You may have seen this article popping up on social media recently, about UK midwife Amanda Burleigh finally winning her campaign to change the guidelines regarding clamping and cutting of the umbilical cord. The guidelines now recommend waiting AT LEAST one minute before clamping.

You may wonder, “What’s the big deal? Does it REALLY matter when the cord is cut?”
While the effects of immediate cord clamping may not be life threatening, and in some cases immediate clamping is necessary, these cases should be the minority. Unless early clamping is required in a lifesaving situation, waiting at least one minute after delivery, should, and now hopefully will be the norm.

The following picture shows a Mama with her newborn twins. Twin A had the umbilical cord clamped almost immediately while Twin B had delayed cord clamping. This is a great side by side visualisation to demonstrate the difference in colouring when baby has been able to receive a higher blood volume.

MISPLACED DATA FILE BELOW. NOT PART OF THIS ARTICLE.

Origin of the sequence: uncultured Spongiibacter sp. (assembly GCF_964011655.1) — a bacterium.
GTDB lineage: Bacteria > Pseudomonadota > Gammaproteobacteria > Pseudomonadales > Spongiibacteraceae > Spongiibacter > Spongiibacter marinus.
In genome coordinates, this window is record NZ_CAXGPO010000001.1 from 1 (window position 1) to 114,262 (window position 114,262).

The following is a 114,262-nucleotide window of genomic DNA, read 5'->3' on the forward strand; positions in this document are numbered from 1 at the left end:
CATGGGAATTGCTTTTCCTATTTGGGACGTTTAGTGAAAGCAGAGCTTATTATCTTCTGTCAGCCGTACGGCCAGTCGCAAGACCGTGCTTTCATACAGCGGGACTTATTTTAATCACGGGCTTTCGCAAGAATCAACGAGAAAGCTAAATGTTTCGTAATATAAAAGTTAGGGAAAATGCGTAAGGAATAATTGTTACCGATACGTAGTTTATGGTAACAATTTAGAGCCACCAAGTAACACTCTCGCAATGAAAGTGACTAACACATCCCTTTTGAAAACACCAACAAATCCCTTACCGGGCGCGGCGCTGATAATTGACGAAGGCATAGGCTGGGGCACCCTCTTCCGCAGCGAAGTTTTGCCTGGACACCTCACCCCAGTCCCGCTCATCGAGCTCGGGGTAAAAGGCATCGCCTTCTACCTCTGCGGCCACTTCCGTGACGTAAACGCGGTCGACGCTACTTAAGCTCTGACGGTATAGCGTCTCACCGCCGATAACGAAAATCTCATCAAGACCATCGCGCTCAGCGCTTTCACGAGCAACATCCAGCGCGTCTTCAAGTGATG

Studies have shown that at birth, up to 32% of the babys blood volume can still be held in the umbilical cord and placenta! By allowing time for the cord to cease pulsing, you can help ensure your baby receives an incredible iron boost. Studies such as this also suggest babies whose cords are clamped after one minute generally had a higher birthweight, early haemoglobin concentration, and increased iron reserves up to six months after birth. Cord blood also contains important stem cells, so it is beneficial for your baby to receive these. It is thought that delayed clamping may slightly increase the risk of jaundice, but this is usually very easily managed.

How will you know when the cord has ceased pulsating?

The following image shows a series of photos, taken in sequence within a space of 15 minutes.


The difference is astounding, and you can actually see that the cord is no longer filled with blood.
There are lots of articles outlining the benefits of delaying cord clamping, and a simple internet search will bring a wealth of information.
I invite you to research this further, and to discuss your ideas with your caregivers. You can absolutely include this request in your birth plan and in my experience staff will happily oblige if practical.

Copyright © 2016 Jessica Nash. All Rights Reserved. If sharing please give credit to original post.